I have 840 Facebook friends, I’d say probably not even 10% of them have got engaged or married in the last year, but, still, it feels like engagement announcements are all I see.

The reality is that not everyone is getting married, contrary to what your Facebook feed might make you feel. According to the Marriage Foundation, half of all milennials will never get married. Despite a spike in marriages after Wills and Kate tied the knot, giving us all a day off, the numbers of people getting hitched are still lower than ever.

The most recent statistics from the Office for National Statistics (ONS) show that in 2012 just 14% of brides were under 25, compared with a peak of 76% in the late 1960s.

Our generation is getting married, when we do decide to do it, later and later. The last time the ONS collected data, the average age for men getting married was 36-and-a-half years old, while for women it was 34 years old.

Perhaps, that’s partly because financially speaking, we’re worse off on the whole than our parents’ generation was at our age, or perhaps it’s because adult life kicks off a bit later these days since more of us than ever before are living with our parents well into our 20s.

ONS data also shows a steady rise in the number of young people living with their parents between the ages of 20-24 since 2008, citing economic downturn as a possible reason.

And, perhaps, it’s also because attitudes to marriage, cohabitation and commitment have changed. According to the British Social Attitudes Survey, those born after the 1980s are less likely than their parents or grandparents to think that people who want to have children should get married.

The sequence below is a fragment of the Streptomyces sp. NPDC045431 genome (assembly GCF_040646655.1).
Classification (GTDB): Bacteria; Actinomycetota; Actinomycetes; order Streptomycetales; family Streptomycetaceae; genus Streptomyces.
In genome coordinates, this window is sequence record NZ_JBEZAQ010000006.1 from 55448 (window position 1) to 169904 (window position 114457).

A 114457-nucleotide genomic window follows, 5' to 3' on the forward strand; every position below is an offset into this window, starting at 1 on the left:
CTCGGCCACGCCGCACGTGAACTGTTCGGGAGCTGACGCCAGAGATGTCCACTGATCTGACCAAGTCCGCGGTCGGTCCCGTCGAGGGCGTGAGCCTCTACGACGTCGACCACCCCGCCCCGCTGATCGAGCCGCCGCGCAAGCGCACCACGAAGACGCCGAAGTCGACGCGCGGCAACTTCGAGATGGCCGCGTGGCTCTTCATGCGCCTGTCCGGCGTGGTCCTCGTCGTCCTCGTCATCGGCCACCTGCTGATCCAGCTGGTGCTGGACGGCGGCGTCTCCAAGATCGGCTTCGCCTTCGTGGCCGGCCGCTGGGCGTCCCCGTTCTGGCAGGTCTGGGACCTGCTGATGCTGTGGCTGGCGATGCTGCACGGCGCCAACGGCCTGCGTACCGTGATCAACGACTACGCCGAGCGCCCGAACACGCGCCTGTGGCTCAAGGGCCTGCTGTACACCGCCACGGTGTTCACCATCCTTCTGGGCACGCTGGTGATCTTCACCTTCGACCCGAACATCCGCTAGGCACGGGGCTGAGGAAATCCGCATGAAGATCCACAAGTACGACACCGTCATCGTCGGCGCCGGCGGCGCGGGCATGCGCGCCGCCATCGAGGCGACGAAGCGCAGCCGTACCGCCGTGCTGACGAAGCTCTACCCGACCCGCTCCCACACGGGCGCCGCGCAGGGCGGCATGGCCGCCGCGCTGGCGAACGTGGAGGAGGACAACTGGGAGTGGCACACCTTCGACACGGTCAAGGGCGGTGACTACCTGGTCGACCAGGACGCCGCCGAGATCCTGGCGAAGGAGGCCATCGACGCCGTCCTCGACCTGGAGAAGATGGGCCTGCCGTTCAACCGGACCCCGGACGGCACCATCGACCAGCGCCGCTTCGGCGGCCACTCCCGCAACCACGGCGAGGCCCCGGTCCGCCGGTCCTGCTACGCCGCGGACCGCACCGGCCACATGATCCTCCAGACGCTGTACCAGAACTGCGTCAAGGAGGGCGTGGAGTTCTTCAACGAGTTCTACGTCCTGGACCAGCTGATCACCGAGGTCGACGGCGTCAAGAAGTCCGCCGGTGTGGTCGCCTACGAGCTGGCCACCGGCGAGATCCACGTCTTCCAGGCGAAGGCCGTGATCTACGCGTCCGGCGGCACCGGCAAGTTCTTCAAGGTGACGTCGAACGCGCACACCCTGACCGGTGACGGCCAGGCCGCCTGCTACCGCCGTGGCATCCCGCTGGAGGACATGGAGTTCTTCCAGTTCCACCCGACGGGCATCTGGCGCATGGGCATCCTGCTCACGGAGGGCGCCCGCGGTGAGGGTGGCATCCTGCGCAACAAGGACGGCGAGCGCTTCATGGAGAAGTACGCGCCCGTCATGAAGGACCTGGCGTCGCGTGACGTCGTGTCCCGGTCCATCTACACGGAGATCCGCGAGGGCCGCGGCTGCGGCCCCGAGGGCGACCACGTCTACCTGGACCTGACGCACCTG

Additionally, the heteronormative of boy meets girl, boy marries girl in big white dress is no longer the default narrative. According to the ONS, in 2014 more than a third of people (33.9%) were not or had never been married, that’s up 3% from 10 years ago. It also found that one in eight people were living together, in a couple, but had not, to quote my former Facebook friend, ‘put a ring on it’.

So, why do we even pay attention to those Facebook engagement posts when they do crop up? Why do they leave that Drake lyric ‘good ones go’ going round and round in my head on a loop.

So where do all those engagement posts come from?

The thing with social media is... shock... people only tend to post the good stuff. People share holidays and high points, like engagements, but few people post about breaking up (I’ll get back to you in 10 years when the divorce statuses start rolling in). When a relationship ends we don’t post about it, don’t have parties to celebrate it, don’t buy ourselves rings and post pictures of them. Coming together is done in public, breaking up is done in private.

Perhaps this can go some way to explaining why, even though you’re not alone, your social media feed feels like being stuck in a real life version of an absurdly dark comedy like The Lobster. It feels like there was a race that everyone was silently competing in and you only just got the memo about it. While everyone else is on a beach, in front of a sunset, declaring their love for someone while you’re riding the bus, at rush hour, alonem – which could be a metaphor for your experiences of going on Tinder dates: too hot, cramped and stressful on board but too cold, too far to walk, too depressing as soon as you get off.